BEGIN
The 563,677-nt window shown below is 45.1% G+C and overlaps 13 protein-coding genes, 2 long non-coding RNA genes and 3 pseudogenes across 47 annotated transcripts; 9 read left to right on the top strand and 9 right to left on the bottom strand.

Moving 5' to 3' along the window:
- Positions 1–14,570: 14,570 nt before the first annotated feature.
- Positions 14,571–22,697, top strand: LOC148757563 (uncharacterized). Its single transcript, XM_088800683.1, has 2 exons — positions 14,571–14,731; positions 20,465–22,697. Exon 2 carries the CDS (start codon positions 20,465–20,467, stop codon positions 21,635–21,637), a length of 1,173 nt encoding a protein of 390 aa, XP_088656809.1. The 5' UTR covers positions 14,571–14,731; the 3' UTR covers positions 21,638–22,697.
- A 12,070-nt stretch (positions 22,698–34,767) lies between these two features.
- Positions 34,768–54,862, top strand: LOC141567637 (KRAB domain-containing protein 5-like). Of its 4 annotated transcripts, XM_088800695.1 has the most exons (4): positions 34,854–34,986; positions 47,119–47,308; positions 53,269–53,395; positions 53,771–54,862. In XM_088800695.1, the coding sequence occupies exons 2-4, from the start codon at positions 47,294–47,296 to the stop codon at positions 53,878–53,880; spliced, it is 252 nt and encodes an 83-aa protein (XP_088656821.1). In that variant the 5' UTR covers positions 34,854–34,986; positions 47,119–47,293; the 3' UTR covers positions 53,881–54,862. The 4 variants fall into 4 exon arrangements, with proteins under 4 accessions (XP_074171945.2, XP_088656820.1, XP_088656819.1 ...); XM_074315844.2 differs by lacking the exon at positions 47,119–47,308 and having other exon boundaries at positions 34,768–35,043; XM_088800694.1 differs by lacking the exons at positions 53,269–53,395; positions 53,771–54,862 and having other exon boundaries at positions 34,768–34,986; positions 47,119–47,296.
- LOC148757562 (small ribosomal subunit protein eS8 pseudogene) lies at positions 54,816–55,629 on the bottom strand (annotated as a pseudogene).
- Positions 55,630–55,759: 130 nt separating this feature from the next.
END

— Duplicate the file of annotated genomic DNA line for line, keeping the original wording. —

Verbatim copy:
The 563,677-nt window shown below is 45.1% G+C and overlaps 13 protein-coding genes, 2 long non-coding RNA genes and 3 pseudogenes across 47 annotated transcripts; 9 read left to right on the top strand and 9 right to left on the bottom strand.

Moving 5' to 3' along the window:
- Positions 1–14,570: 14,570 nt before the first annotated feature.
- Positions 14,571–22,697, top strand: LOC148757563 (uncharacterized). Its single transcript, XM_088800683.1, has 2 exons — positions 14,571–14,731; positions 20,465–22,697. Exon 2 carries the CDS (start codon positions 20,465–20,467, stop codon positions 21,635–21,637), a length of 1,173 nt encoding a protein of 390 aa, XP_088656809.1. The 5' UTR covers positions 14,571–14,731; the 3' UTR covers positions 21,638–22,697.
- A 12,070-nt stretch (positions 22,698–34,767) lies between these two features.
- Positions 34,768–54,862, top strand: LOC141567637 (KRAB domain-containing protein 5-like). Of its 4 annotated transcripts, XM_088800695.1 has the most exons (4): positions 34,854–34,986; positions 47,119–47,308; positions 53,269–53,395; positions 53,771–54,862. In XM_088800695.1, the coding sequence occupies exons 2-4, from the start codon at positions 47,294–47,296 to the stop codon at positions 53,878–53,880; spliced, it is 252 nt and encodes an 83-aa protein (XP_088656821.1). In that variant the 5' UTR covers positions 34,854–34,986; positions 47,119–47,293; the 3' UTR covers positions 53,881–54,862. The 4 variants fall into 4 exon arrangements, with proteins under 4 accessions (XP_074171945.2, XP_088656820.1, XP_088656819.1 ...); XM_074315844.2 differs by lacking the exon at positions 47,119–47,308 and having other exon boundaries at positions 34,768–35,043; XM_088800694.1 differs by lacking the exons at positions 53,269–53,395; positions 53,771–54,862 and having other exon boundaries at positions 34,768–34,986; positions 47,119–47,296.
- LOC148757562 (small ribosomal subunit protein eS8 pseudogene) lies at positions 54,816–55,629 on the bottom strand (annotated as a pseudogene).
- Positions 55,630–55,759: 130 nt separating this feature from the next.